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Karma and blaming the victim
One aspect of karma that always troubled me is that it seemed to justify blaming the victim. Karma, as I understand it, means that negative actions taken in a previous life will 'ripen' in a future life as various misfortunes. Thus if we consider a victim of some horrible disease, crime or disaster, can we say to ourselves, "So-and-so must have done something horrible in a previous life! He must deserve his fate" and then leave him to the consequences of his actions?
I've heard some discussion of this, but it seems to be rarely directly addressed. It seems to run counter to the emphasis on compassion in Buddhism. I've heard that the Buddha condemned the caste system in India, which is based on a notion of karma similar to what I've stated (or so I'm led to believe), but I have not run across any sutras that address this.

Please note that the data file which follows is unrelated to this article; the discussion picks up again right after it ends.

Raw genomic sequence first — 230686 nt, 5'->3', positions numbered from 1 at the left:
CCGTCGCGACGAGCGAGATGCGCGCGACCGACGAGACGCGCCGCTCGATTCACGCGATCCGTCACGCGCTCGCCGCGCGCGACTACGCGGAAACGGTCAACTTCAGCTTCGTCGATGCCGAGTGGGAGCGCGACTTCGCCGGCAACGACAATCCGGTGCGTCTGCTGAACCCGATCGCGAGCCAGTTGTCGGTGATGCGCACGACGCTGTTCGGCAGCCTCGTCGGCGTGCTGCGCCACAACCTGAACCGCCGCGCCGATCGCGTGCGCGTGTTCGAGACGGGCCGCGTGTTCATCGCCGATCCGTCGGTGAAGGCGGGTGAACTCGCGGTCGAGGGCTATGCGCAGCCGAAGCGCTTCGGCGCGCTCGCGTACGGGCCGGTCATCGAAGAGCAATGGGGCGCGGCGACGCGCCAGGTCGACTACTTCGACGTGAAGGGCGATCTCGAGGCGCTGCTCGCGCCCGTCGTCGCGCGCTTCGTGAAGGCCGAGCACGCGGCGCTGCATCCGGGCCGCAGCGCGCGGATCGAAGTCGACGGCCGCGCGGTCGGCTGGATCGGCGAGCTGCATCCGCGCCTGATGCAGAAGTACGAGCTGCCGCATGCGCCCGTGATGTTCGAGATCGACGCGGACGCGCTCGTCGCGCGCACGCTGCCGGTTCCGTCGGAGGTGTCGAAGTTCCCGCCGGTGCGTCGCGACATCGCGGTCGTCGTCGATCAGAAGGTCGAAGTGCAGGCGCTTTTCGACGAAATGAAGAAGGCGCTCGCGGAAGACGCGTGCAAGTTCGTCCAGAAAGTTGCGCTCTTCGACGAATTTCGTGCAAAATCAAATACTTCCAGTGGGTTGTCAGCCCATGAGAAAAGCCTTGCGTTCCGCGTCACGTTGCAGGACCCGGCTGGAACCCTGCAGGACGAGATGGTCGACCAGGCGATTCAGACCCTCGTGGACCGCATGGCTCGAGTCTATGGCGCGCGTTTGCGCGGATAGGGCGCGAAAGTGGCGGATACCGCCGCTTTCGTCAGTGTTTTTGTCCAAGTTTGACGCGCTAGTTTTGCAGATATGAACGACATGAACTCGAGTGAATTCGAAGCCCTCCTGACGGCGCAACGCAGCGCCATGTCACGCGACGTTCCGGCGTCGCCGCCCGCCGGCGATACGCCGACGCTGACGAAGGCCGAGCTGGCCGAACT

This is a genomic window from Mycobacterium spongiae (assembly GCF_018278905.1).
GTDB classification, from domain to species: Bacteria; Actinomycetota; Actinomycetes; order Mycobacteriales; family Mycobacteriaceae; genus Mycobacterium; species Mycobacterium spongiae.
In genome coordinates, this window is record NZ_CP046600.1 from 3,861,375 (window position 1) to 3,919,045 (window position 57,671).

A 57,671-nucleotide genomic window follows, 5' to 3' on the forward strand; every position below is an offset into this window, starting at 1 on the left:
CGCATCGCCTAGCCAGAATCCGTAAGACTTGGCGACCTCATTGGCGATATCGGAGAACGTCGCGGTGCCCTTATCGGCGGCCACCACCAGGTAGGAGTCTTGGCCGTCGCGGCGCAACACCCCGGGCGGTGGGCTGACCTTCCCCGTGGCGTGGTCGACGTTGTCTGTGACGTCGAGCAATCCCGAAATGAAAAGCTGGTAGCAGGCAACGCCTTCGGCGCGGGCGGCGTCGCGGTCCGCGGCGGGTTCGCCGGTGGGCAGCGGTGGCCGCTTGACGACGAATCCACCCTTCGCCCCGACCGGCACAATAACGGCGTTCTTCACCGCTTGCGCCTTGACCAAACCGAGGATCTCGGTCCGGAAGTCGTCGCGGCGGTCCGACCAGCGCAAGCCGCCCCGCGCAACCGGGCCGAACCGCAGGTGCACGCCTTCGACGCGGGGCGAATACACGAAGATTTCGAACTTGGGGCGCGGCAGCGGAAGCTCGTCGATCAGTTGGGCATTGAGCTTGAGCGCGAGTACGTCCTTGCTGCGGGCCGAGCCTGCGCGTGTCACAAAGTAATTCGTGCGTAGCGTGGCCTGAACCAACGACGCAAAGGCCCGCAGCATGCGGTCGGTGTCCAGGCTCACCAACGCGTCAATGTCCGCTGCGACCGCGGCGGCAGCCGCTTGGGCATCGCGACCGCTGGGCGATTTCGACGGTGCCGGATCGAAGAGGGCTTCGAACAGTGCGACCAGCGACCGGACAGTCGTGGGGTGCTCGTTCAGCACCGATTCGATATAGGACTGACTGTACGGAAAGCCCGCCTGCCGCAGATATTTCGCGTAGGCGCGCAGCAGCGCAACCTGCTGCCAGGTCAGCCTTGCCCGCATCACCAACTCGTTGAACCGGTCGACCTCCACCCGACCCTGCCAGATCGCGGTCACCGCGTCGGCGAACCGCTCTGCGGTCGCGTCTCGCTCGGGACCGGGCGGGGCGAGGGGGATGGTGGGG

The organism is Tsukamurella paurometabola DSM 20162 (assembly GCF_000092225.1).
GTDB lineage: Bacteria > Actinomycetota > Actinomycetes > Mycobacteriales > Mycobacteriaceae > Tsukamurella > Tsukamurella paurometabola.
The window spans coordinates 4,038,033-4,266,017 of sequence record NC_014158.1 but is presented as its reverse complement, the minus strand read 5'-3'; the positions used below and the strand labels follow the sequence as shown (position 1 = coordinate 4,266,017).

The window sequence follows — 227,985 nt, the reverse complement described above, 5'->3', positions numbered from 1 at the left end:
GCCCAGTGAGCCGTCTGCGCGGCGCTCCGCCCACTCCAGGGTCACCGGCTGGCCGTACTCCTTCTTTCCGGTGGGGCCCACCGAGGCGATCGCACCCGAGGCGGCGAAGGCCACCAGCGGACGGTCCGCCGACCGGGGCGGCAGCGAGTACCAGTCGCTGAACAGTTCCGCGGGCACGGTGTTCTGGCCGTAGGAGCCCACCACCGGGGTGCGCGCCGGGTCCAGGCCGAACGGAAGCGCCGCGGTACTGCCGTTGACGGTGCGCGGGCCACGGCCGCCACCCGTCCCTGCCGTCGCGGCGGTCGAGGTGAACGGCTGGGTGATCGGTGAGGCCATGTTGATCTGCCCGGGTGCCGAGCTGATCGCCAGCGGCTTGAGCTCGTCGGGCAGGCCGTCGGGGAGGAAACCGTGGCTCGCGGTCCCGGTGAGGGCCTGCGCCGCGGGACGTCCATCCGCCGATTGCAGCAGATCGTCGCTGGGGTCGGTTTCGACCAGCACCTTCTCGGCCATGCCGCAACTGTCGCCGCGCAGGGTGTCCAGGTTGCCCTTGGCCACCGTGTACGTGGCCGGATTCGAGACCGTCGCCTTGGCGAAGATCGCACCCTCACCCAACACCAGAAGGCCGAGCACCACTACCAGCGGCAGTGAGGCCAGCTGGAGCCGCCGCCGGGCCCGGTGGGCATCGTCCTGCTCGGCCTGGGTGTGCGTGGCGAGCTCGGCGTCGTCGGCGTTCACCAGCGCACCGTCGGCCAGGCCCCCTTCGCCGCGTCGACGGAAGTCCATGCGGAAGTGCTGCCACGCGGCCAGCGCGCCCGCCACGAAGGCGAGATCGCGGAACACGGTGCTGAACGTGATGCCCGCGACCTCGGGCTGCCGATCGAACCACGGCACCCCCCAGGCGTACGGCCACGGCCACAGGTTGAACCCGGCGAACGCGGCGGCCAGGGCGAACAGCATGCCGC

I have encountered two counter arguments to this notion. The first is simply that it is not compassionate to ignore a victim of karma or to tell him that he got what he deserves. The other, more complicated argument, is that karma is only one force in the world and that said victim might be the object of other natural laws than just karma. Since we can not know whether his fate is based or karma, we can not pass judgement on him and he deserves our compassion.
I find the above explanations only partially satisfactory. Are my thoughts off base on this?